This will be my 6th computer I have built so I understand the basics of selecting parts. But, I haven't kept up with recent trends over the past couple years and I feel I may not know the best any more. Based off the research I have done so far, here is what I have come up with.
Approximate Purchase Date: (This week)
Budget Range: (500-1000 before rebates)
System Usage from Most to Least Important: (Gaming, movies, internet browsing)
Parts Not Required: (keyboard, mouse, monitor, speakers, )
Preferred Website(s) for Parts: (newegg.com , amazon.com)
Country: ( U.S. )
SLI or Crossfire: Maybe
Monitor Resolution: (1920x1200)
Additional Comments: I use this PC mostly for gaming. I play bf3 and will play the new Star Wars: the old republic game. My deal with building a PC is getting a high end one with the most value possible. I don't like to spend a lot more for a small upgrade. Value is my key word. I will spend more if I need to, but not if it's a small upgrade. I always have built PCs with OC ability, but I end up not OCing them as I prefer absolute reliability over absolute performance.
Current planned built
CPU: i5-2500k (possibly i5-2400)
cooler: not sure if stock one is ok or not
MB: Not sure yet
Memory: Not sure yet (at least 8gig of 1600)
P/S: Preferably Corsair. Current system uses 750tx, not sure if I can get the same one again
Video: Already have gigabyte hd 6950
hard drive: Not sure if I need SSD, read articles, still confused.
case: no idea.
dvd drive: no opinion
Motherboards - As long as you are dealing with a tier 1 manufacturer they are pretty much equal. Get an Asus or Gigabyte or something and don't worry too much about the details.
RAM - 1333 RAM is going to be what you are most likely in the market for and either 2x 2GBs if you are still using XP or 2x 4GBs if you are using Windows 7. I wouldn't go less on any of those numbers nor would I go any more. The spec sheet for the 2500k says it works with 1333 RAM, not 1600. If you get 1600s you will have to mess with BIOS settings and OC things to get it to work.
Cooler, for OCing it matters more. For regular usage the stock cooler should do well enough especially if the case is well situated (fat front fan, negative pressure, bottom mount PSU, etc). If you want to know more about PC Cooling, look at the two part analysis below
Any ideas on the system drive? I understand that you can install your operating system on the SSD and everything else on an additional storage drive. Not sure what the benefits are when games like Star Wars and BF3 take up 20gigs each.
On another note, I see some basic tier1 supplier MBs for 70-85 bucks with the specs I need. But, under the recommended MBs, some of them cost 170. I guess I don't understand the benefits of some of the higher priced MBs.
EDIT: Also, I have an Antec case now and was considering using another one. At around 50 bucks, they are about half the cost of the lians. Are they not any good?
would probably be just as good as far as you are concerned, and only $60 at Amazon. Probably less elsewhere.
It fits an i5 2500k, it fits 2x 4GBs of RAM, and it fits one video card. That is all that most people really need. There are connectors for 4 x SATA devices which are going to be CD/DVD drives and Hard Drives and usually that is enough for most people that usually have 1 CD drive and either 1 or 2 hard drives.
It also helps the environment by using less materials and power to make it and it helps people live better by saving them $110 so they can spend it on something else to improve their quality of life instead.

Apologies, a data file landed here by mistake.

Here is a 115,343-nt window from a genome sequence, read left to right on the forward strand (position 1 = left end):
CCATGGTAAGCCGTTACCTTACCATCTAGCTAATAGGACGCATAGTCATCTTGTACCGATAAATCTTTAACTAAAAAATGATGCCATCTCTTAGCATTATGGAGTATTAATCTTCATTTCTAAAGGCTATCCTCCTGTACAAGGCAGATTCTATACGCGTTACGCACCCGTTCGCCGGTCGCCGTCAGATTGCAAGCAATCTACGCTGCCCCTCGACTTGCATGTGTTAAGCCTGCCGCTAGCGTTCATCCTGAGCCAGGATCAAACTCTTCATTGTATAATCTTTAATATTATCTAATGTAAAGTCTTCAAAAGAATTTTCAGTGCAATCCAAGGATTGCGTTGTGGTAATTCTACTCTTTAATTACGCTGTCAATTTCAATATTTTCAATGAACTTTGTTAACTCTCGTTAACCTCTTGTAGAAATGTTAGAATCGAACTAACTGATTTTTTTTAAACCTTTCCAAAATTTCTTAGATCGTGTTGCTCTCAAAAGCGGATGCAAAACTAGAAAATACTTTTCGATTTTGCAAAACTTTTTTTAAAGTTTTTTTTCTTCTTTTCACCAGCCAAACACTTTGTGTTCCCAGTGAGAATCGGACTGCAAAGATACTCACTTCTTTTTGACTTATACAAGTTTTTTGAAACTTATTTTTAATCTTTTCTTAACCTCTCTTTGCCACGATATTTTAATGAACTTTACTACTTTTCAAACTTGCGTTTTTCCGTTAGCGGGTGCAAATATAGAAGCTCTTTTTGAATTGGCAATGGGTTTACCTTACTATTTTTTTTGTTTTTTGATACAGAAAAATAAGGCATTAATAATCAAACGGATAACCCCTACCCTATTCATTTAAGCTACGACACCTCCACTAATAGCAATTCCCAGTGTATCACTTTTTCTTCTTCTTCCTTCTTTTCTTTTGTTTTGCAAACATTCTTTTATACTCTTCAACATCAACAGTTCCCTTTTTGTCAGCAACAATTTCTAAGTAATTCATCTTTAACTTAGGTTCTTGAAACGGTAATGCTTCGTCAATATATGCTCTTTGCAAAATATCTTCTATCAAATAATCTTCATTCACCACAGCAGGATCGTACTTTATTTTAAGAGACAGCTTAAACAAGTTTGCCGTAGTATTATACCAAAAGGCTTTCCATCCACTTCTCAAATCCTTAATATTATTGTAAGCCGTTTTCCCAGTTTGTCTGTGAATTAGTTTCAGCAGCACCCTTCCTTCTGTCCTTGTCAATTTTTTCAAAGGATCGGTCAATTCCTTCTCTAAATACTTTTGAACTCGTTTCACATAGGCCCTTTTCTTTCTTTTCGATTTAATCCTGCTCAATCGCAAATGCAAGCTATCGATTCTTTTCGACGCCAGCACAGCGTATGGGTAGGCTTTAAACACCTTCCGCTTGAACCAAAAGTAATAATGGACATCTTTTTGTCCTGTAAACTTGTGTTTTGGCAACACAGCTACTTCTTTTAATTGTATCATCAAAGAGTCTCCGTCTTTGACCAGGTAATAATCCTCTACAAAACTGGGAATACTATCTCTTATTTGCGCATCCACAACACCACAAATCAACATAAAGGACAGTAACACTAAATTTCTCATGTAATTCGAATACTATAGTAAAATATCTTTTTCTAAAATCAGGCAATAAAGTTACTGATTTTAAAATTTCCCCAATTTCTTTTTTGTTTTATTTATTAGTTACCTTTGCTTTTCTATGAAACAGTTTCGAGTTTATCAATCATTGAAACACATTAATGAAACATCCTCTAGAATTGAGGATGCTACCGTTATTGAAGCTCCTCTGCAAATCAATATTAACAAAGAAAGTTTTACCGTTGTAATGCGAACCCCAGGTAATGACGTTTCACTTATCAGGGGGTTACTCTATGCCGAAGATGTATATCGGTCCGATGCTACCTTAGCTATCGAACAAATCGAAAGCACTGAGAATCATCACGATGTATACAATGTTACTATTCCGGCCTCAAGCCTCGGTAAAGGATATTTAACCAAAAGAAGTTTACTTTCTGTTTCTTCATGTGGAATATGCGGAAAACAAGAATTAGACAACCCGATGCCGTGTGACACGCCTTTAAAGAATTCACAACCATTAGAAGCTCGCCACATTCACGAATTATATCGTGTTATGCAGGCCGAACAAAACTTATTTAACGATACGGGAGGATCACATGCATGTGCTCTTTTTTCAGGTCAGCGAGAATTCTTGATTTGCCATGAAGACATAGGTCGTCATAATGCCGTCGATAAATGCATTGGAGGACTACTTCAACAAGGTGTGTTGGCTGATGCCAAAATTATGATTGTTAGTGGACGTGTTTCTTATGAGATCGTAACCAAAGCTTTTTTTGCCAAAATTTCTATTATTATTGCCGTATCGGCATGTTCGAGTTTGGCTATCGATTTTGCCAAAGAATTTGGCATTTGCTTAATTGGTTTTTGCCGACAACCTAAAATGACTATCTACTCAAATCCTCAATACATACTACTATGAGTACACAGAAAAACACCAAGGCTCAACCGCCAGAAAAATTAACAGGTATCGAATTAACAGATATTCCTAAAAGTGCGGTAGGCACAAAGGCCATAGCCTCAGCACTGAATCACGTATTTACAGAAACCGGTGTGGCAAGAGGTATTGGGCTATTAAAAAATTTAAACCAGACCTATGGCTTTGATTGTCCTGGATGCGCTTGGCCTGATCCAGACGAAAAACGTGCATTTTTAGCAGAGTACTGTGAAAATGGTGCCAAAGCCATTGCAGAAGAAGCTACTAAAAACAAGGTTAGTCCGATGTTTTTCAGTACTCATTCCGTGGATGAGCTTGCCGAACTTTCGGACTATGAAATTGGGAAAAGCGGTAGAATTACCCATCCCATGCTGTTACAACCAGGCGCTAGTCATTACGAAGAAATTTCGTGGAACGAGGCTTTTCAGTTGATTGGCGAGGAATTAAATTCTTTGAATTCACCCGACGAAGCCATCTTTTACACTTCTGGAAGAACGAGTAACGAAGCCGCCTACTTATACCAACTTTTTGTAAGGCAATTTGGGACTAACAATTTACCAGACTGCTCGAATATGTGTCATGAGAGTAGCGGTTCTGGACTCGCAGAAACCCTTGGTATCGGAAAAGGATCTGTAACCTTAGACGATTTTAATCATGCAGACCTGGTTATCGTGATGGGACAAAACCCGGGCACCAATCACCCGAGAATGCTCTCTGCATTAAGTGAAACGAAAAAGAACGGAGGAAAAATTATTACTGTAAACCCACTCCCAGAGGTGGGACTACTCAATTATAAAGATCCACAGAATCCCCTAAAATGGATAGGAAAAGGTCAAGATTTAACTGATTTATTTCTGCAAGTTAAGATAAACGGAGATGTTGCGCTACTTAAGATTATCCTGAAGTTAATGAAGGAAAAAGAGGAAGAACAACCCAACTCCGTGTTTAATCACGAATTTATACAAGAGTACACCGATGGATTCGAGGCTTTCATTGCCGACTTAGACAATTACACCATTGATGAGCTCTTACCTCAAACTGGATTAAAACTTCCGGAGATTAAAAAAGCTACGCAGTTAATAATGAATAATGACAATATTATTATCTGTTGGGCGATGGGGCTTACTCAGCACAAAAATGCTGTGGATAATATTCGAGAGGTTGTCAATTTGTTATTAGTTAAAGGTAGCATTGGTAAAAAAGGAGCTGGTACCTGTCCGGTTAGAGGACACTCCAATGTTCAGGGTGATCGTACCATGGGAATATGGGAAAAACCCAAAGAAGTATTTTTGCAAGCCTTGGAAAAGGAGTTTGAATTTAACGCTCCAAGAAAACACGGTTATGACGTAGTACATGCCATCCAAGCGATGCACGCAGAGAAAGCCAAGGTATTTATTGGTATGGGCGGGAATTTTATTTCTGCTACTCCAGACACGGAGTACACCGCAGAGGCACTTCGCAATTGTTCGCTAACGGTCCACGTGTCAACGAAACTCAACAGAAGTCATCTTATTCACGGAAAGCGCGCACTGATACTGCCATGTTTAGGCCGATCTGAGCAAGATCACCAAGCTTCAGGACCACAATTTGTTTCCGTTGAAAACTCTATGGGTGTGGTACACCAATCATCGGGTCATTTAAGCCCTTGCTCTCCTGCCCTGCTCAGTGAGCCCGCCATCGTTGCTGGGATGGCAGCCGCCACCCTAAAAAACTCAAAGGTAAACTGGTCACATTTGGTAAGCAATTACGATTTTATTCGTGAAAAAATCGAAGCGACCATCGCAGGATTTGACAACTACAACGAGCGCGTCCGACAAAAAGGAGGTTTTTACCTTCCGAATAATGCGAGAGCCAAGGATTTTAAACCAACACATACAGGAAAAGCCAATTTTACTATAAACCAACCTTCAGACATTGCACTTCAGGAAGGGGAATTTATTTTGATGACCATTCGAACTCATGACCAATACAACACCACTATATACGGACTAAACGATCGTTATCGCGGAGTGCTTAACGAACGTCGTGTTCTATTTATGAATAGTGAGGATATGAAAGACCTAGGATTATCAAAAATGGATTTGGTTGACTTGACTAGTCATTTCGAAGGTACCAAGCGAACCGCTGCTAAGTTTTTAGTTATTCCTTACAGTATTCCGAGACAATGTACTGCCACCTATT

There is no implication that a micro ATX board isnt a "real" board or that a "real" gamer would use a full ATX board. You just get what fits your requirements.
If you want 4x video cards, you don't have any choice other than to pay the extra $110, but for most people they can get along just fine with 1.
For the most part, the average person doesn't need to worry too much about north bridges and south bridges and sandy bridges and ivy bridges and all that. Generally speaking if you have an i5 2500k that is a 1155 slot and a motherboard that fits a 1155 processor that is really all you need to know. There is no real big reason to get caught up in all the buzz words.
That kind of stuff matters a lot to optimizers, but most people really aren't interested in stuff like OCing, water cooling, and all those frustrations to get 20% more power out of their parts.
If you want more reliability and less frustration, I wouldn't worry about that stuff.
If you are really interested to learn about those things, you can always just google those things.
The short form is that the north bridge is what connects the processor and ram to the motherboard, and the south bridge is what connects pretty much everything else to the motherboard.
Again if you care for more than that you can just search for that sort of info.
If you just look for the numbers on the motherboard for the processor type (1155, for instance) and the RAM type (1333, for instance) you can just ignore it all.
Well, I just ordered this from newegg. I missed out on the 24 dollar memory by accidentally removing it from my shopping cart. Ended up having to go with the 41 dollar version. Anyways, I decided future upgrade ability was worth the extra few dollars on a mb. Since I was getting an O/C able cpu. Here is what I went with
1 x G.SKILL Sniper 8GB (2 x 4GB) 240-Pin DDR3 SDRAM DDR3 1333 (PC3 10666) Desktop Memory Model F3-10666CL9D-8GBSR
1 x GIGABYTE GA-Z68XP-UD3 LGA 1155 Intel Z68 HDMI SATA 6Gb/s USB 3.0 ATX Intel Motherboard
1 x HITACHI Deskstar 7K1000.D HDS721075DLE630 (0F13179) 750GB 7200 RPM SATA 6.0Gb/s 3.5" Internal Hard Drive -Bare Drive